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Inland Lapidary - Gem glossary
Category: General technical and industrial > Gems and Geology
Date & country: 27/10/2013, USA
Words: 1119

Composed of tiny crystals that cannot be seen with an unaided eye. Microcrystalline minerals appear amorphous, since no apparent crystal shape can be detected.

A mineral specimen that is not more 1/10 of an inch (15 -27 mm.) in size.

A rock that incorporates both metamorphic and igneous materials.

1) Deposit in which minerals or ore is or was industrially extracted. 2) To exploit a mineral deposit.

Individual who exploits mineral deposits.

Any naturally occurring, three dimensional, inorganic substance, with a chemical structure that can be exact, or can vary within limits. Elements that occur naturally are also listed as minerals.

mineral group
A scientifically recognized selection of minerals similar in structure. All groups have a specific group name, and individual minerals may also be categorized. A mineral in the group may have the same name as group name. An example is the Olivine Group, which contains the minerals Forsterite, Olivine (also known as Chrysolite), and Fayalite.



A naturally occurring, usually inorganic, solid consisting of either a single element or a compound, and having a definite chemical composition but lacking a systemic internal arrangement of atoms. Opal and Obsidian are two examples.

The process of extracting minerals or metal ore out of a mine or mineral deposit.

mixed crystal
Crystal containing an indefinite amount of two or more elements or a slight amount of one element replacing another. An example is Siderite, which is iron carbonate (FeCO3), but commonly contains small amounts of other elements, such as zinc and manganese partially replacing the iron.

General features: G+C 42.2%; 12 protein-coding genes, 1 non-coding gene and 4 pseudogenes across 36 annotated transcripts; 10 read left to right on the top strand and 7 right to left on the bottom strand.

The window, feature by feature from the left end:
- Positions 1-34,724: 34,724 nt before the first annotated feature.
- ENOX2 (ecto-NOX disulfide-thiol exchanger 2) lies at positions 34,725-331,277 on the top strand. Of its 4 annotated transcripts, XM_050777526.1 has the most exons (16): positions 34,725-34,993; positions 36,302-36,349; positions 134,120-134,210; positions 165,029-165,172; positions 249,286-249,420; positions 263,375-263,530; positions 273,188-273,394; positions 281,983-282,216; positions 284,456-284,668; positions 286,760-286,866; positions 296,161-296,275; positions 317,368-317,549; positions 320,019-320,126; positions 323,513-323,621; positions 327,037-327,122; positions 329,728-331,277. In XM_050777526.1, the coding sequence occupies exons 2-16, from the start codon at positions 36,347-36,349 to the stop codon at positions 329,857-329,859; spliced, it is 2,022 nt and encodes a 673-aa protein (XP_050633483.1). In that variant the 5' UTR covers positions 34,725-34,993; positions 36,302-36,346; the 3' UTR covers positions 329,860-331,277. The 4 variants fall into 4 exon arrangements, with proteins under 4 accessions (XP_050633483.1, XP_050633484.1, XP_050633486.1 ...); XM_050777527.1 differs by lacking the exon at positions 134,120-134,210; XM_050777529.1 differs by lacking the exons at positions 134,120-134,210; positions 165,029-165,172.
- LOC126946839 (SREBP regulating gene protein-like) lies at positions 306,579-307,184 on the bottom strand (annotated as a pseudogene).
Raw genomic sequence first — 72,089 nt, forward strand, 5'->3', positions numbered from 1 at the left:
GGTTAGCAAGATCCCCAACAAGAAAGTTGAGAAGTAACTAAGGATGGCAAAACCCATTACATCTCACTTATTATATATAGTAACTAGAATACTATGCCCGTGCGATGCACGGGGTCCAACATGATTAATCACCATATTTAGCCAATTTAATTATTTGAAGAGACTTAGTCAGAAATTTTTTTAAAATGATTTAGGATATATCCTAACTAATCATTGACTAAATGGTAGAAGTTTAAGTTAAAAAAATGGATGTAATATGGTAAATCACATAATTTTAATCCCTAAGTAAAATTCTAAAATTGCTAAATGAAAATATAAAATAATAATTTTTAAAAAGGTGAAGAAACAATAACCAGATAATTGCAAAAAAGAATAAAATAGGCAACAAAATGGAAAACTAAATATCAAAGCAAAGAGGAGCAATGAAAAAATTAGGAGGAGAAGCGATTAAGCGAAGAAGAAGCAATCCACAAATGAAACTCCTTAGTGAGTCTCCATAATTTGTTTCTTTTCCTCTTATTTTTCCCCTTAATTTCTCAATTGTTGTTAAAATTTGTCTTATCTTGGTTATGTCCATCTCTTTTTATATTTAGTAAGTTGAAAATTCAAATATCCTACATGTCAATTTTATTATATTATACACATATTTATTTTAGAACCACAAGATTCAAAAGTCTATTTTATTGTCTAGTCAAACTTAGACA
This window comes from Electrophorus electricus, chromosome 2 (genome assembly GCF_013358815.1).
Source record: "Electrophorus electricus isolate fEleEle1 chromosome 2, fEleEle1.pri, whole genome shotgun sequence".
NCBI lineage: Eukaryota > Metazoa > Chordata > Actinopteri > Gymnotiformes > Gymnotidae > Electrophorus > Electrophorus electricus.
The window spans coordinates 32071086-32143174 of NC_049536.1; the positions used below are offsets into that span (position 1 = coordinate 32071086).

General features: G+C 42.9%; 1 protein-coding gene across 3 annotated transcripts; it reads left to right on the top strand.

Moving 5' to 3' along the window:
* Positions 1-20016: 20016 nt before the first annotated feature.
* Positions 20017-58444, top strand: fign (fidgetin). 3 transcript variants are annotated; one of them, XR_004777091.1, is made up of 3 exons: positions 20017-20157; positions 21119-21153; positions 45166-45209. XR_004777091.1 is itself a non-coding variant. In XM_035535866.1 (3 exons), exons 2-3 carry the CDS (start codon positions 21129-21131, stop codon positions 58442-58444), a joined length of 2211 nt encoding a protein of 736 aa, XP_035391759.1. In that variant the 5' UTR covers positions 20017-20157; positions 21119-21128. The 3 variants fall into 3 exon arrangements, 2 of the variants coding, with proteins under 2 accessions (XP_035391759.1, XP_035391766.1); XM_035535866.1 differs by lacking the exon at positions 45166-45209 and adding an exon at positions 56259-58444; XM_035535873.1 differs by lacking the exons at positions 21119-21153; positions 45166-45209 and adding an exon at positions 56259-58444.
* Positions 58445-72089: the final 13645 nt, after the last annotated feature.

The seismic discontinuity between the base of the Earth's crust and the top of the mantle. P waves passing through the Moho change their velocity by approximately one kilometer per second, with the higher velocity occurring in the mantle and the lower in the crust.

Mohs hardness scale
A measurement that was devised by Austrian scientist Fredrick Mohs to determine the hardness of a mineral.

Having to do with molecules.

molecular arrangement
The arrangement of molecules in a substance.

molecular structure
The quantity and method of arrangement concerning the molecules in a particular substance.

The fundamental structure in all minerals. Molecules are chemically grouped atoms that are the smallest particles a mineral can be divided without changing its chemical or physical properties. A chemical grouping of one element is also considered a molecule.

Family of marine creatures, which includes the oyster and snail, which have a soft fleshy body surrounded by a calcareous shell.